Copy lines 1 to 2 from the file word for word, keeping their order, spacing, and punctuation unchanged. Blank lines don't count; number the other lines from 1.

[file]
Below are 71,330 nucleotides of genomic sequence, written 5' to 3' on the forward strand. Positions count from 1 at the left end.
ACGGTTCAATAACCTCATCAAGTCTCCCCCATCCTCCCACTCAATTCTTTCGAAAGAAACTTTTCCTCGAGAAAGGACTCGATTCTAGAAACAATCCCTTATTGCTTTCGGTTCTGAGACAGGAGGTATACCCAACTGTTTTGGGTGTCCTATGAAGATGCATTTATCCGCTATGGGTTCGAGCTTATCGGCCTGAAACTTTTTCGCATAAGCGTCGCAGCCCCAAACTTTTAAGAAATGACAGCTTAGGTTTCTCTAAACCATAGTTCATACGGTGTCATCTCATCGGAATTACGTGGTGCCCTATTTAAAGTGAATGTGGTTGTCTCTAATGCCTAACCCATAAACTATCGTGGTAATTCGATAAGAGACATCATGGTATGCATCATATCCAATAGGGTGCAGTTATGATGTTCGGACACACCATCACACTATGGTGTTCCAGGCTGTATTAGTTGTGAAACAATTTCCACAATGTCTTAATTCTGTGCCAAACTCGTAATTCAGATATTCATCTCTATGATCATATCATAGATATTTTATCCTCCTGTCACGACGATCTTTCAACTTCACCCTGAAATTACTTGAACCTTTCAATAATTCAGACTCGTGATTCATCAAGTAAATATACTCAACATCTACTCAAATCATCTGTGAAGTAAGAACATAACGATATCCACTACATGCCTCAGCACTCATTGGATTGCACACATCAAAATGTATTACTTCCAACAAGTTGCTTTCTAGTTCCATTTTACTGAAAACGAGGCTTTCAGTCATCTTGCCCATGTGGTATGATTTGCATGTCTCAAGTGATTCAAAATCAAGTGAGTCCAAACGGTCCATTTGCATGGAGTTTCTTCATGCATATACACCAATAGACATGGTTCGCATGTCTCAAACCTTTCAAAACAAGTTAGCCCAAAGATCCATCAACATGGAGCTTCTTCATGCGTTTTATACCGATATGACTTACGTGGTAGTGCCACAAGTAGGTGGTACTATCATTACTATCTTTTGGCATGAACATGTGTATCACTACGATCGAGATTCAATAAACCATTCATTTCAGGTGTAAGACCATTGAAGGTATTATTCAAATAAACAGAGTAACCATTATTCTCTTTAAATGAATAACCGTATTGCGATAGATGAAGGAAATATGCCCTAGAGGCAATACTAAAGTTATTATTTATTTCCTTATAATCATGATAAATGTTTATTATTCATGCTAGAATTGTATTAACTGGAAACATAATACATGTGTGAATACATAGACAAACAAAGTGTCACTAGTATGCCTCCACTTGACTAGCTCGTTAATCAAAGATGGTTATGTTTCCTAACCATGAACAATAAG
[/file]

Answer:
Below are 71,330 nucleotides of genomic sequence, written 5' to 3' on the forward strand. Positions count from 1 at the left end.
ACGGTTCAATAACCTCATCAAGTCTCCCCCATCCTCCCACTCAATTCTTTCGAAAGAAACTTTTCCTCGAGAAAGGACTCGATTCTAGAAACAATCCCTTATTGCTTTCGGTTCTGAGACAGGAGGTATACCCAACTGTTTTGGGTGTCCTATGAAGATGCATTTATCCGCTATGGGTTCGAGCTTATCGGCCTGAAACTTTTTCGCATAAGCGTCGCAGCCCCAAACTTTTAAGAAATGACAGCTTAGGTTTCTCTAAACCATAGTTCATACGGTGTCATCTCATCGGAATTACGTGGTGCCCTATTTAAAGTGAATGTGGTTGTCTCTAATGCCTAACCCATAAACTATCGTGGTAATTCGATAAGAGACATCATGGTATGCATCATATCCAATAGGGTGCAGTTATGATGTTCGGACACACCATCACACTATGGTGTTCCAGGCTGTATTAGTTGTGAAACAATTTCCACAATGTCTTAATTCTGTGCCAAACTCGTAATTCAGATATTCATCTCTATGATCATATCATAGATATTTTATCCTCCTGTCACGACGATCTTTCAACTTCACCCTGAAATTACTTGAACCTTTCAATAATTCAGACTCGTGATTCATCAAGTAAATATACTCAACATCTACTCAAATCATCTGTGAAGTAAGAACATAACGATATCCACTACATGCCTCAGCACTCATTGGATTGCACACATCAAAATGTATTACTTCCAACAAGTTGCTTTCTAGTTCCATTTTACTGAAAACGAGGCTTTCAGTCATCTTGCCCATGTGGTATGATTTGCATGTCTCAAGTGATTCAAAATCAAGTGAGTCCAAACGGTCCATTTGCATGGAGTTTCTTCATGCATATACACCAATAGACATGGTTCGCATGTCTCAAACCTTTCAAAACAAGTTAGCCCAAAGATCCATCAACATGGAGCTTCTTCATGCGTTTTATACCGATATGACTTACGTGGTAGTGCCACAAGTAGGTGGTACTATCATTACTATCTTTTGGCATGAACATGTGTATCACTACGATCGAGATTCAATAAACCATTCATTTCAGGTGTAAGACCATTGAAGGTATTATTCAAATAAACAGAGTAACCATTATTCTCTTTAAATGAATAACCGTATTGCGATAGATGAAGGAAATATGCCCTAGAGGCAATACTAAAGTTATTATTTATTTCCTTATAATCATGATAAATGTTTATTATTCATGCTAGAATTGTATTAACTGGAAACATAATACATGTGTGAATACATAGACAAACAAAGTGTCACTAGTATGCCTCCACTTGACTAGCTCGTTAATCAAAGATGGTTATGTTTCCTAACCATGAACAATAAG